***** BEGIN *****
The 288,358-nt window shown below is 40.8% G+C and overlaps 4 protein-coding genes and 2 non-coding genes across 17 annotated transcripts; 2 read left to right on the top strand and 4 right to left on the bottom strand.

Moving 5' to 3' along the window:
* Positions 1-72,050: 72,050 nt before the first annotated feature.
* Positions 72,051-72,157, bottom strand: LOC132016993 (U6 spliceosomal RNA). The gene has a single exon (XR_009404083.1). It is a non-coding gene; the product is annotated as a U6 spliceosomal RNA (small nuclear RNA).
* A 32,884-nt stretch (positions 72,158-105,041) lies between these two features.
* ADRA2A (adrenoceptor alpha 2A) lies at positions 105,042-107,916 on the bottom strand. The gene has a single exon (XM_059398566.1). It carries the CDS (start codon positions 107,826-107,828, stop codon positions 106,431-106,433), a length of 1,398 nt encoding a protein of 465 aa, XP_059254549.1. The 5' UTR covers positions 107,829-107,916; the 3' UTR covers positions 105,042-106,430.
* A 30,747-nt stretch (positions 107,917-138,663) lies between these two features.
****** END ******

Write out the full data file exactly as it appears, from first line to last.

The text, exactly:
The 288,358-nt window shown below is 40.8% G+C and overlaps 4 protein-coding genes and 2 non-coding genes across 17 annotated transcripts; 2 read left to right on the top strand and 4 right to left on the bottom strand.

Moving 5' to 3' along the window:
* Positions 1-72,050: 72,050 nt before the first annotated feature.
* Positions 72,051-72,157, bottom strand: LOC132016993 (U6 spliceosomal RNA). The gene has a single exon (XR_009404083.1). It is a non-coding gene; the product is annotated as a U6 spliceosomal RNA (small nuclear RNA).
* A 32,884-nt stretch (positions 72,158-105,041) lies between these two features.
* ADRA2A (adrenoceptor alpha 2A) lies at positions 105,042-107,916 on the bottom strand. The gene has a single exon (XM_059398566.1). It carries the CDS (start codon positions 107,826-107,828, stop codon positions 106,431-106,433), a length of 1,398 nt encoding a protein of 465 aa, XP_059254549.1. The 5' UTR covers positions 107,829-107,916; the 3' UTR covers positions 105,042-106,430.
* A 30,747-nt stretch (positions 107,917-138,663) lies between these two features.